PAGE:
Black Americans, who were mostly Protestant, often sought to enroll their children in parochial schools because they were seen as offering a better chance at upward mobility. Hwang’s next big question is whether those parishes that welcomed Black families acted as an antidote to redlining (the phenomenon in which Black families were confined to the poorest neighborhoods and denied mortgages when they tried to break the “color line”).
Myles Zhang, a Ph.D. candidate in architecture at Taubman College, has also studied religious institutions — specifically, medieval cathedrals. But his more recent research involves less lofty institutions, beginning with the architecture of prisons and extending to places of punishment that lie far beyond their walls.
“It’s looking at carceral spaces that do not at first glance look like carceral spaces,” Zhang says, referring to urban areas that “are spaces of confinement, perhaps through lack of access to resources, like good transportation or job programs, or histories of underinvestment, or stigma associated with those people and places.” Such topics can make a person pessimistic, Zhang admits, but the Egalitarian Metropolis — indeed, the whole urban humanities approach — is concerned not only with the burdens of the past, but with how their lessons can shape the future.
“These historical questions don’t always point themselves toward solutions,” he says, “but they provide an impetus, a motivation, to use the built environment as a tool for social equity.”
Racial dot maps of Detroit, generated by Myles Zhang, show how the city remains racially and spatially segregated. More at racializingspace.org.
The spirit of the Egalitarian Metropolis will continue at Taubman College, notably through the latest iteration of U-M’s Anti-Racism Hiring Initiative, which will fund three new faculty positions in the urban humanities, including one at the college focused on urban design, another in the Department of Afroamerican and African Studies in LSA, and a third position that the college will share with LSA’s Digital Studies Institute.
The culmination of the Michigan-Mellon Project, however, takes place next spring, with “The Egalitarian Metropolis: Toward an Inclusive Recovery for Detroit,” a symposium that will bring together U-M researchers and people who are working every day to make Detroit’s recovery equitable and inclusive.
“We need to look to history to understand where to go in the future, how to navigate similar issues, and how to avoid making similar mistakes,” says architectural historian Anna Mascorella, Taubman College’s current Fishman Fellow. “I think it’s critical to understand deeply how our cities came to be where they are today, and to ask ourselves who was — or wasn’t — at the table when these decisions were being made.”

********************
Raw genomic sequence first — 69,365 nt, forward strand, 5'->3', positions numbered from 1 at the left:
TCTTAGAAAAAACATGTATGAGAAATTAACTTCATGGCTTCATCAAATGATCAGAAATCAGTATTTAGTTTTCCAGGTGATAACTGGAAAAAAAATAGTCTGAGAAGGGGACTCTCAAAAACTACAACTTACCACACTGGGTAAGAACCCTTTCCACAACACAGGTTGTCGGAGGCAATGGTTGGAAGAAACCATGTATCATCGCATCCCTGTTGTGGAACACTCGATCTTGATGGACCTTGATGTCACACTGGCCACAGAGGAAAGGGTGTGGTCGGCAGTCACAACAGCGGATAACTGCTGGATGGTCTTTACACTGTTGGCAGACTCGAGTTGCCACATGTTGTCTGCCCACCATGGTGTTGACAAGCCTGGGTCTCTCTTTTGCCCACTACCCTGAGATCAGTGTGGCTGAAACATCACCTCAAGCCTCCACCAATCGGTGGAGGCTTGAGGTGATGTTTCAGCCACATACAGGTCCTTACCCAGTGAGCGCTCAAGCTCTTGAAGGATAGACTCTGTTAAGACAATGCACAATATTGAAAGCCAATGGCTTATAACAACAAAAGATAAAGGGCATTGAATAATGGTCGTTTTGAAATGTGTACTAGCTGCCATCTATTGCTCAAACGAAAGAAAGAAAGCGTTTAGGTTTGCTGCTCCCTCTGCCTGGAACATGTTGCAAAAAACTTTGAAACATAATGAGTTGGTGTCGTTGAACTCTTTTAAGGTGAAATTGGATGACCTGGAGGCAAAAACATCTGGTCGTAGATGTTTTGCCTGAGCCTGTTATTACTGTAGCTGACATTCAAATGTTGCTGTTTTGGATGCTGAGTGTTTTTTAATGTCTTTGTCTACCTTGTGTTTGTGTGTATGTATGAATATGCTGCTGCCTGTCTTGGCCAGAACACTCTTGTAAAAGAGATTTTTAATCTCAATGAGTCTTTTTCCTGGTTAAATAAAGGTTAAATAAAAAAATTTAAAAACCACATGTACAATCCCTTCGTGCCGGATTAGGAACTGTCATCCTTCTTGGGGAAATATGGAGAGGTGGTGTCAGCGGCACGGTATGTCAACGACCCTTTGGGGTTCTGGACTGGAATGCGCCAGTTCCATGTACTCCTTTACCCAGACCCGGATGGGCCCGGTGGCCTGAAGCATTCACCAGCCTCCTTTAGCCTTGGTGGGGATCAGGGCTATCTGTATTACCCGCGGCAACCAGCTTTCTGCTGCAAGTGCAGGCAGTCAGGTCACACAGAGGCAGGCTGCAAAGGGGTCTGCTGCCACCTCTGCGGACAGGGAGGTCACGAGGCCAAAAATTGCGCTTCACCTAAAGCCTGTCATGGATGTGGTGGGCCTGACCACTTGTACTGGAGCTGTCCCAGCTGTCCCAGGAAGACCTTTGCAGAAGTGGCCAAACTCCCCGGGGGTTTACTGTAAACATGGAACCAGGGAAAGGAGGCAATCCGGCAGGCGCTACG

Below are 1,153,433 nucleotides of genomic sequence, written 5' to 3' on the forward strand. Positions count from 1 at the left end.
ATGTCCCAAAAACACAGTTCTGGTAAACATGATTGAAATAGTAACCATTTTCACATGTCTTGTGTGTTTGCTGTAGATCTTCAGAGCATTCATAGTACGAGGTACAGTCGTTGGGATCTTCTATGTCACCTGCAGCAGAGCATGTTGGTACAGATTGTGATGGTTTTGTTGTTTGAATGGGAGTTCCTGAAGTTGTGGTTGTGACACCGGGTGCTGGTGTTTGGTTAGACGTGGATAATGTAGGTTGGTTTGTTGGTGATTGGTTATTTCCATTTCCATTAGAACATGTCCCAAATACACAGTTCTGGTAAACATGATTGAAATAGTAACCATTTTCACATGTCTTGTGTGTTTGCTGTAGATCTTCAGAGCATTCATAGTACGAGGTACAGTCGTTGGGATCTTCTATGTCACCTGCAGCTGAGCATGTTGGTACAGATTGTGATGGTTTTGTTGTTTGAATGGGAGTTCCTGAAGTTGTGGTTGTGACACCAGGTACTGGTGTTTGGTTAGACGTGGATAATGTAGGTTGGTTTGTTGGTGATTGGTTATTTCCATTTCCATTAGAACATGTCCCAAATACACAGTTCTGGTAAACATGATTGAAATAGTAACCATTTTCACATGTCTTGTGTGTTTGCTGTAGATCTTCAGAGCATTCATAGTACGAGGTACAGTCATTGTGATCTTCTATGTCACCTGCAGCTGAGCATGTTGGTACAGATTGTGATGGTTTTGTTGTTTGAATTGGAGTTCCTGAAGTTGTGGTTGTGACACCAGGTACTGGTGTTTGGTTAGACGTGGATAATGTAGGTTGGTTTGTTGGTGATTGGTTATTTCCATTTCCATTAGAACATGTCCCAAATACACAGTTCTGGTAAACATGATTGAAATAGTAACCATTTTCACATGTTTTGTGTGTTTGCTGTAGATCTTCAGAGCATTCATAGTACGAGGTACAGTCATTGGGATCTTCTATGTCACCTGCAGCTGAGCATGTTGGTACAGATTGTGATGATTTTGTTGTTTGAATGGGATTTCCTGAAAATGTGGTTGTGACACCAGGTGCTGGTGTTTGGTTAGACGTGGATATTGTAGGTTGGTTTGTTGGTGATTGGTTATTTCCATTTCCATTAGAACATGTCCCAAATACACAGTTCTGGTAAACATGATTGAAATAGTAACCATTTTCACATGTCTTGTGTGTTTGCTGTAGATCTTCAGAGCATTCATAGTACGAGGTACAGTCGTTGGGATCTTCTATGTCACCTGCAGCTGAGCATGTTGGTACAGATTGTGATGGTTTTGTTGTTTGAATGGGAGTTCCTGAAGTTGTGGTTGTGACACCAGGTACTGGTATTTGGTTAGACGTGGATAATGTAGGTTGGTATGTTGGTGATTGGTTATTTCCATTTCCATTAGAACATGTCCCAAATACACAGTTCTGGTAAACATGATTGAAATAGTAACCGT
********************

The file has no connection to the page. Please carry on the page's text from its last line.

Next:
To that end, the conference will be “a project of the urban humanities,” says Mascorella, who is working closely with Fishman to develop it. “It merges the academic disciplines of architecture, urban planning, history, geography, literature, economics, and social work with Detroit community members and civic organizations in order to truly foster critical conversations about Detroit’s future as an egalitarian metropolis.”
The path toward that future may not yet be clear, but Detroit is also not alone in its struggle to be a more inclusive place for humans to live, work, and grow.
“What happened to Detroit is profoundly engaged with deeper global forces,” says Fishman. “It’s these forces, including de-industrialization and changing global division of labor, that lead us to the divided metropolis, to increasing inequality all over the world.”
Global tides shift, however, and the college’s engagement with Detroit has revealed certain advantages — housing, for example, is “naturally affordable” in Detroit, even as other cities experience soaring home prices and rents.
“It was not too long ago when Detroit was seen as a warning about the future for every American city,” Fishman says. “But I think the very difficulties Detroit has faced might lead to better outcomes.”
After all, Detroit’s urban biography is far from complete. And whether the next chapter will be one of egalitarianism or division is up to the next generation of architects, planners, policymakers, activists, and the everyday people who call cities home.
– Amy Crawford